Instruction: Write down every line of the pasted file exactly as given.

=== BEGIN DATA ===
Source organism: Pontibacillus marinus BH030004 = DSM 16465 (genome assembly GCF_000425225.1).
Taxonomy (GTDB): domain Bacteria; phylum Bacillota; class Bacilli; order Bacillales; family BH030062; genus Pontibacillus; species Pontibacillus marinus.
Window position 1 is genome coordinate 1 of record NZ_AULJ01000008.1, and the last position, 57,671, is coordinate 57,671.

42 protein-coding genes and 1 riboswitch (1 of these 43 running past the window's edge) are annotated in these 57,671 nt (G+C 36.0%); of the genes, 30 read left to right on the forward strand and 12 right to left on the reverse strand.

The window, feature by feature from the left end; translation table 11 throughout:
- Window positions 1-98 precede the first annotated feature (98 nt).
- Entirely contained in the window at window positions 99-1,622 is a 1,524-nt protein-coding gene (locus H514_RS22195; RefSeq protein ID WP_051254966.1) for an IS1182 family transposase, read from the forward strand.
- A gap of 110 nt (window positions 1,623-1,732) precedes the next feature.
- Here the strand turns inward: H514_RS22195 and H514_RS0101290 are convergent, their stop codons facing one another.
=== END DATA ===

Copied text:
Source organism: Pontibacillus marinus BH030004 = DSM 16465 (genome assembly GCF_000425225.1).
Taxonomy (GTDB): domain Bacteria; phylum Bacillota; class Bacilli; order Bacillales; family BH030062; genus Pontibacillus; species Pontibacillus marinus.
Window position 1 is genome coordinate 1 of record NZ_AULJ01000008.1, and the last position, 57,671, is coordinate 57,671.

42 protein-coding genes and 1 riboswitch (1 of these 43 running past the window's edge) are annotated in these 57,671 nt (G+C 36.0%); of the genes, 30 read left to right on the forward strand and 12 right to left on the reverse strand.

The window, feature by feature from the left end; translation table 11 throughout:
- Window positions 1-98 precede the first annotated feature (98 nt).
- Entirely contained in the window at window positions 99-1,622 is a 1,524-nt protein-coding gene (locus H514_RS22195; RefSeq protein ID WP_051254966.1) for an IS1182 family transposase, read from the forward strand.
- A gap of 110 nt (window positions 1,623-1,732) precedes the next feature.
- Here the strand turns inward: H514_RS22195 and H514_RS0101290 are convergent, their stop codons facing one another.